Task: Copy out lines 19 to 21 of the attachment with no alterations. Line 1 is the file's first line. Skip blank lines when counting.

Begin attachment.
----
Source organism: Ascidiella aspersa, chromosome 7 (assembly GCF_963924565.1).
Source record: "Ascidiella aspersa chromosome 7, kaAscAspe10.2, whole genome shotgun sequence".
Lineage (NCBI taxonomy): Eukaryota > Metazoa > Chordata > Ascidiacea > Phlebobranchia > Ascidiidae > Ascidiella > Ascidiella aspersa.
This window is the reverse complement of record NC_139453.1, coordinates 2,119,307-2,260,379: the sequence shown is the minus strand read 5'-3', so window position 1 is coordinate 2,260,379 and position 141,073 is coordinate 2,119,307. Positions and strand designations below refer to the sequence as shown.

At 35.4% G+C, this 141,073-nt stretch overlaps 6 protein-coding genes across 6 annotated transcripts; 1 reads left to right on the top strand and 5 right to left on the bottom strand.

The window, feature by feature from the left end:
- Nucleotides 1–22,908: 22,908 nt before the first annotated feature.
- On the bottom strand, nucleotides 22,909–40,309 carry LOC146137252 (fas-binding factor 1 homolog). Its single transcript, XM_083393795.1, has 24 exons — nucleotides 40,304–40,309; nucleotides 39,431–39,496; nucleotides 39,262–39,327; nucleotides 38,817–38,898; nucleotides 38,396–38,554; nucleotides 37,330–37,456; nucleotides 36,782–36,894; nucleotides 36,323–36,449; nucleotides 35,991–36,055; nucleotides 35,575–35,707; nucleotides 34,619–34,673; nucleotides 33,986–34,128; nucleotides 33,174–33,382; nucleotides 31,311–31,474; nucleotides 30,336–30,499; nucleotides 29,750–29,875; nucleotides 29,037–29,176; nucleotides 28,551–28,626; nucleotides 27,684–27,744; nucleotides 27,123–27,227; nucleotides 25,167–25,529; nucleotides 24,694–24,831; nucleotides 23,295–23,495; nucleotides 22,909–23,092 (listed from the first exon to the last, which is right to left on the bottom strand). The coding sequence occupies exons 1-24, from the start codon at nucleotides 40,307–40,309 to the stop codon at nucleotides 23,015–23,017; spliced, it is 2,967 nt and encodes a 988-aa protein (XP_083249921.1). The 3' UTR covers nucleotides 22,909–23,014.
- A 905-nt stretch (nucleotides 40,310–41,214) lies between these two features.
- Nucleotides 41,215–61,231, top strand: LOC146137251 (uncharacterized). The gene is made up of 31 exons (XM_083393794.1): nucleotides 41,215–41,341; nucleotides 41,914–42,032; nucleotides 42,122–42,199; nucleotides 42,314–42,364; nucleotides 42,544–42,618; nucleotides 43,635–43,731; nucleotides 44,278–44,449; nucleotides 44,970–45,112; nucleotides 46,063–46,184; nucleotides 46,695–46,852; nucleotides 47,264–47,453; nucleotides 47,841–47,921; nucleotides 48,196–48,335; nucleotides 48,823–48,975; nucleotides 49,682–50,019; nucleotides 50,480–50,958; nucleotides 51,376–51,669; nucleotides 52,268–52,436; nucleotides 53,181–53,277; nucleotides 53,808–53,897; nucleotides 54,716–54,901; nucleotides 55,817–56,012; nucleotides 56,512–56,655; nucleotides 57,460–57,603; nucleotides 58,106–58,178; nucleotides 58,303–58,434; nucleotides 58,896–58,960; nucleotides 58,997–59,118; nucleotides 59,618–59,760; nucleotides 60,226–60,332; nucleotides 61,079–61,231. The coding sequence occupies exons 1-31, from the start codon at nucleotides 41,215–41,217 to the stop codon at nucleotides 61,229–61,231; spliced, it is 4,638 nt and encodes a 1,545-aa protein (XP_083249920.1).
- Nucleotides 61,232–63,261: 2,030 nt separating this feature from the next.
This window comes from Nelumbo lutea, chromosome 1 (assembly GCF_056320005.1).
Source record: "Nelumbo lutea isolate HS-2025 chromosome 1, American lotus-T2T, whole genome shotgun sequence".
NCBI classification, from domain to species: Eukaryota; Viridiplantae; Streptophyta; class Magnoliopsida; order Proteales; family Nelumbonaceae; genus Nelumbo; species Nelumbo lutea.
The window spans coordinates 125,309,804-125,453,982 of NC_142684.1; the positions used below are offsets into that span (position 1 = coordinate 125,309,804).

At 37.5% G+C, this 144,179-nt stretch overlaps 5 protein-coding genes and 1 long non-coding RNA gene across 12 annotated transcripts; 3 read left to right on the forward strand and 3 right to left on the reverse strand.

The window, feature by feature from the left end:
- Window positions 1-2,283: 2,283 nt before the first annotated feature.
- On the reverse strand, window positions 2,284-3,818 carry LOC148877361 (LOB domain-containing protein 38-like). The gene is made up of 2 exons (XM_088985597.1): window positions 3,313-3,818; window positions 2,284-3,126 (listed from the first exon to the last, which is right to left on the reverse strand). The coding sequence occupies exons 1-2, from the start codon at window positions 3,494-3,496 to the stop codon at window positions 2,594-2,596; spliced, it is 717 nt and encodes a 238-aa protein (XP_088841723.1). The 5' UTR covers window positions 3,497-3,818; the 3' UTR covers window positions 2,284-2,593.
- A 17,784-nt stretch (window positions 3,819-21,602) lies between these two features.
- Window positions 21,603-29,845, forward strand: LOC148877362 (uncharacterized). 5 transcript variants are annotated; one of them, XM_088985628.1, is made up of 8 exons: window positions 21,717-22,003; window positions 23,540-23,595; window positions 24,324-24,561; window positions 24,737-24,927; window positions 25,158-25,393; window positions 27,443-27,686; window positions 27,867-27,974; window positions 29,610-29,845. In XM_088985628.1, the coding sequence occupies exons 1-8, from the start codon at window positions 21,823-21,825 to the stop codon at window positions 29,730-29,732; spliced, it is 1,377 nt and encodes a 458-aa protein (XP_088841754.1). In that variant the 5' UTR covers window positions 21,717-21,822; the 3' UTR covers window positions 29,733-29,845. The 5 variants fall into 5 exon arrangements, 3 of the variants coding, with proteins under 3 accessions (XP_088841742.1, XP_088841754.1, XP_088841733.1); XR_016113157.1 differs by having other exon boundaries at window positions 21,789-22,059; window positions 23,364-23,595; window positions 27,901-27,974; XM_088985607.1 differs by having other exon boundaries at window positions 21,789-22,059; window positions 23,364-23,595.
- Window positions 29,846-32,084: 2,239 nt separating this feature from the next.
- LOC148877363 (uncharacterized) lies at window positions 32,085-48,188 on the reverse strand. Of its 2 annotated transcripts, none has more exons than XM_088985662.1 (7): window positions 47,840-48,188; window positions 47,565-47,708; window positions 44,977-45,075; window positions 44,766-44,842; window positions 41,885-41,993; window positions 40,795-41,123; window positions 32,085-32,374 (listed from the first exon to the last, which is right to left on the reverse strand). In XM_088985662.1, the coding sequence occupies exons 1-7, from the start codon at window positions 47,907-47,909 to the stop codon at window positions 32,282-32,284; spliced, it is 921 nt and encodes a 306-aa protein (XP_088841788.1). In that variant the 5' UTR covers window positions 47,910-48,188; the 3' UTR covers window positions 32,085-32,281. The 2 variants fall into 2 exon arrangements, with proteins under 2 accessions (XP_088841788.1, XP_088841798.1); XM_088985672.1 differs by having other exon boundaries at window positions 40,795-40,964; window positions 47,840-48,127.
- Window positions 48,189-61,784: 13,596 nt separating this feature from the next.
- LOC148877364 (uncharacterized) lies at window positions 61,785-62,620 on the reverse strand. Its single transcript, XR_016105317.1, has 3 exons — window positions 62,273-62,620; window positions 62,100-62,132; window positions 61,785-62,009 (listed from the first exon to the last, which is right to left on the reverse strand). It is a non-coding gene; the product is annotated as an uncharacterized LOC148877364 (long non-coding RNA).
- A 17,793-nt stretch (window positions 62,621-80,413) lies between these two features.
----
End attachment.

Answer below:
- On the reverse strand, window positions 2,284-3,818 carry LOC148877361 (LOB domain-containing protein 38-like). The gene is made up of 2 exons (XM_088985597.1): window positions 3,313-3,818; window positions 2,284-3,126 (listed from the first exon to the last, which is right to left on the reverse strand). The coding sequence occupies exons 1-2, from the start codon at window positions 3,494-3,496 to the stop codon at window positions 2,594-2,596; spliced, it is 717 nt and encodes a 238-aa protein (XP_088841723.1). The 5' UTR covers window positions 3,497-3,818; the 3' UTR covers window positions 2,284-2,593.
- A 17,784-nt stretch (window positions 3,819-21,602) lies between these two features.
- Window positions 21,603-29,845, forward strand: LOC148877362 (uncharacterized). 5 transcript variants are annotated; one of them, XM_088985628.1, is made up of 8 exons: window positions 21,717-22,003; window positions 23,540-23,595; window positions 24,324-24,561; window positions 24,737-24,927; window positions 25,158-25,393; window positions 27,443-27,686; window positions 27,867-27,974; window positions 29,610-29,845. In XM_088985628.1, the coding sequence occupies exons 1-8, from the start codon at window positions 21,823-21,825 to the stop codon at window positions 29,730-29,732; spliced, it is 1,377 nt and encodes a 458-aa protein (XP_088841754.1). In that variant the 5' UTR covers window positions 21,717-21,822; the 3' UTR covers window positions 29,733-29,845. The 5 variants fall into 5 exon arrangements, 3 of the variants coding, with proteins under 3 accessions (XP_088841742.1, XP_088841754.1, XP_088841733.1); XR_016113157.1 differs by having other exon boundaries at window positions 21,789-22,059; window positions 23,364-23,595; window positions 27,901-27,974; XM_088985607.1 differs by having other exon boundaries at window positions 21,789-22,059; window positions 23,364-23,595.